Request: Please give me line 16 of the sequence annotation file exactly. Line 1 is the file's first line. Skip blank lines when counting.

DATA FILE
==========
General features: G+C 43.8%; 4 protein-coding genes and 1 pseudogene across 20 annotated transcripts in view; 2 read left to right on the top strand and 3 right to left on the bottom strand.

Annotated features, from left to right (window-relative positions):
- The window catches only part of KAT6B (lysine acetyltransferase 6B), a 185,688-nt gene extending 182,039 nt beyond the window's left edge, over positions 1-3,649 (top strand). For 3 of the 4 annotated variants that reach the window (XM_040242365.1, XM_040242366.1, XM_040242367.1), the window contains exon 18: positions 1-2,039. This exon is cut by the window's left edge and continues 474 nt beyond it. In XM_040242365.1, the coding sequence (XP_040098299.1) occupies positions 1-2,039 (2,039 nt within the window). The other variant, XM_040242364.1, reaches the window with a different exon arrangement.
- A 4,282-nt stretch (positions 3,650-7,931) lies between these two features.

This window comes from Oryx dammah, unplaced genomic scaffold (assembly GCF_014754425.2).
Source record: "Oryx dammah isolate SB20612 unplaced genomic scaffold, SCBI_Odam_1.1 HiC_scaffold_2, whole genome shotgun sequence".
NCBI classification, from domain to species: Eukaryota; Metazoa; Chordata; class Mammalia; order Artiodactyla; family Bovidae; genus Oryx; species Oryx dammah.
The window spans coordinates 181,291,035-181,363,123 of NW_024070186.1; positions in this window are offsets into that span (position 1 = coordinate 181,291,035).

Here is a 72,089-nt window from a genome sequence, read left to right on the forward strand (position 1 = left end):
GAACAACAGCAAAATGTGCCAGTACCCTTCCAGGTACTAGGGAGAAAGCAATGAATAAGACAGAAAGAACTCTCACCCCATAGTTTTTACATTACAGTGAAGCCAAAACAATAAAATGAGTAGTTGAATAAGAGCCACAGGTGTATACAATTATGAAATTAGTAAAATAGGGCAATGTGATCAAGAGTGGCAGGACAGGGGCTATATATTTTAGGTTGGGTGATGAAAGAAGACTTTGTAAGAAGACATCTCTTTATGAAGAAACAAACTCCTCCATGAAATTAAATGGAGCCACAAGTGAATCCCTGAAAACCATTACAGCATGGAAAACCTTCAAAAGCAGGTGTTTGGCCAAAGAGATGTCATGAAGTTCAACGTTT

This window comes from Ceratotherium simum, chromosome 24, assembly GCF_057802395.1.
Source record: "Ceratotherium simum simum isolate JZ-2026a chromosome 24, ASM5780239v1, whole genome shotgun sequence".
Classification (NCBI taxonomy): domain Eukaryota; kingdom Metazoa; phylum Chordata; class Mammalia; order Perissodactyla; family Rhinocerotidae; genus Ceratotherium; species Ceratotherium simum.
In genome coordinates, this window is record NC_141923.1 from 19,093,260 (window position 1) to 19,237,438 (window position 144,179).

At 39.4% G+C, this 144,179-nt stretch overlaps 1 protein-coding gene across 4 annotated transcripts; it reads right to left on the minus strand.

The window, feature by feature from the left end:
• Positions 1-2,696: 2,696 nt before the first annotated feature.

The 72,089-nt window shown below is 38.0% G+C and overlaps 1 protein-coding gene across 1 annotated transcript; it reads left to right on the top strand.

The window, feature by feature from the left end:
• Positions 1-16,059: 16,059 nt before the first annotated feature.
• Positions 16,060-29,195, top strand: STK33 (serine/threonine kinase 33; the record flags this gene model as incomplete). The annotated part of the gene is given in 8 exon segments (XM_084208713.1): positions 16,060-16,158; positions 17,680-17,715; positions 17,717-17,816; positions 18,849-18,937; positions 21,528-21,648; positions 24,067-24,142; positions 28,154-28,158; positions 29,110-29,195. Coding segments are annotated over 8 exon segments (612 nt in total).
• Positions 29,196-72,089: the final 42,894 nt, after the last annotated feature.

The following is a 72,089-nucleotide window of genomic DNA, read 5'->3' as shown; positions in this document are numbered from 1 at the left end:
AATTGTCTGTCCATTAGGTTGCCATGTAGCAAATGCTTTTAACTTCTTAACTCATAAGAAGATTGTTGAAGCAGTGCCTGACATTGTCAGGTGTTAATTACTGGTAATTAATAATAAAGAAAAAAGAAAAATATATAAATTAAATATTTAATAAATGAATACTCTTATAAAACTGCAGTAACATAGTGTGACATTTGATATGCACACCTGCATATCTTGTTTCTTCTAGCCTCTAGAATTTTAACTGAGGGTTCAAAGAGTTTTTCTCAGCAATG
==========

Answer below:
The window, feature by feature from the left end: